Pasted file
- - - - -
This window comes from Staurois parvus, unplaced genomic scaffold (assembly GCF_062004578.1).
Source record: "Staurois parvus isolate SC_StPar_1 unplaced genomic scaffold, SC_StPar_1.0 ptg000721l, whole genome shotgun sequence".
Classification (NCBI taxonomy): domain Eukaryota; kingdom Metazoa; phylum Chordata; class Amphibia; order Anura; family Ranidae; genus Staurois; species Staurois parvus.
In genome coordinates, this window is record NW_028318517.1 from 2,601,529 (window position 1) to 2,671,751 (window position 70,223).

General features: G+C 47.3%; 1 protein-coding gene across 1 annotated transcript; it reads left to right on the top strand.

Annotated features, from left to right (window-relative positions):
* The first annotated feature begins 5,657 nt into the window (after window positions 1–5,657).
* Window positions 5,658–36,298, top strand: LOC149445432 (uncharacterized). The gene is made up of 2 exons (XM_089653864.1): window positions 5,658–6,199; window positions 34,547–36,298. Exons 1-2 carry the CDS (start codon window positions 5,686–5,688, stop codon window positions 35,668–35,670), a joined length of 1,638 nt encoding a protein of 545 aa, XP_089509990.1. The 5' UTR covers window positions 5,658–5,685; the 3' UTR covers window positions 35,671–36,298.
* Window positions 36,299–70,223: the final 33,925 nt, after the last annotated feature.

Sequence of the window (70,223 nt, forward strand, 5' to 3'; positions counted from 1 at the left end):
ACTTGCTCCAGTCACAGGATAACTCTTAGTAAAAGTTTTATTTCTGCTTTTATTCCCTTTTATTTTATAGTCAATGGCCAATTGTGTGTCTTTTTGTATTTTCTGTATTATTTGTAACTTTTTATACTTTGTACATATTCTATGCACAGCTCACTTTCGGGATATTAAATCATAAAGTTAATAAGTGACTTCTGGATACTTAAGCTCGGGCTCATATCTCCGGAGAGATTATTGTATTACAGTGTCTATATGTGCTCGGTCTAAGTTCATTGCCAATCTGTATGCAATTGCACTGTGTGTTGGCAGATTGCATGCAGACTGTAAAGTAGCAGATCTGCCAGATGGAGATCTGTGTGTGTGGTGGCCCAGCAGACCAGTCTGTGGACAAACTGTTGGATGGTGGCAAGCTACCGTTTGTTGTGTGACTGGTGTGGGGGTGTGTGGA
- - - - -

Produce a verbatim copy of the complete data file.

This window comes from Staurois parvus, unplaced genomic scaffold (assembly GCF_062004578.1).
Source record: "Staurois parvus isolate SC_StPar_1 unplaced genomic scaffold, SC_StPar_1.0 ptg000721l, whole genome shotgun sequence".
Classification (NCBI taxonomy): domain Eukaryota; kingdom Metazoa; phylum Chordata; class Amphibia; order Anura; family Ranidae; genus Staurois; species Staurois parvus.
In genome coordinates, this window is record NW_028318517.1 from 2,601,529 (window position 1) to 2,671,751 (window position 70,223).

General features: G+C 47.3%; 1 protein-coding gene across 1 annotated transcript; it reads left to right on the top strand.

Annotated features, from left to right (window-relative positions):
* The first annotated feature begins 5,657 nt into the window (after window positions 1–5,657).
* Window positions 5,658–36,298, top strand: LOC149445432 (uncharacterized). The gene is made up of 2 exons (XM_089653864.1): window positions 5,658–6,199; window positions 34,547–36,298. Exons 1-2 carry the CDS (start codon window positions 5,686–5,688, stop codon window positions 35,668–35,670), a joined length of 1,638 nt encoding a protein of 545 aa, XP_089509990.1. The 5' UTR covers window positions 5,658–5,685; the 3' UTR covers window positions 35,671–36,298.
* Window positions 36,299–70,223: the final 33,925 nt, after the last annotated feature.

Sequence of the window (70,223 nt, forward strand, 5' to 3'; positions counted from 1 at the left end):
ACTTGCTCCAGTCACAGGATAACTCTTAGTAAAAGTTTTATTTCTGCTTTTATTCCCTTTTATTTTATAGTCAATGGCCAATTGTGTGTCTTTTTGTATTTTCTGTATTATTTGTAACTTTTTATACTTTGTACATATTCTATGCACAGCTCACTTTCGGGATATTAAATCATAAAGTTAATAAGTGACTTCTGGATACTTAAGCTCGGGCTCATATCTCCGGAGAGATTATTGTATTACAGTGTCTATATGTGCTCGGTCTAAGTTCATTGCCAATCTGTATGCAATTGCACTGTGTGTTGGCAGATTGCATGCAGACTGTAAAGTAGCAGATCTGCCAGATGGAGATCTGTGTGTGTGGTGGCCCAGCAGACCAGTCTGTGGACAAACTGTTGGATGGTGGCAAGCTACCGTTTGTTGTGTGACTGGTGTGGGGGTGTGTGGA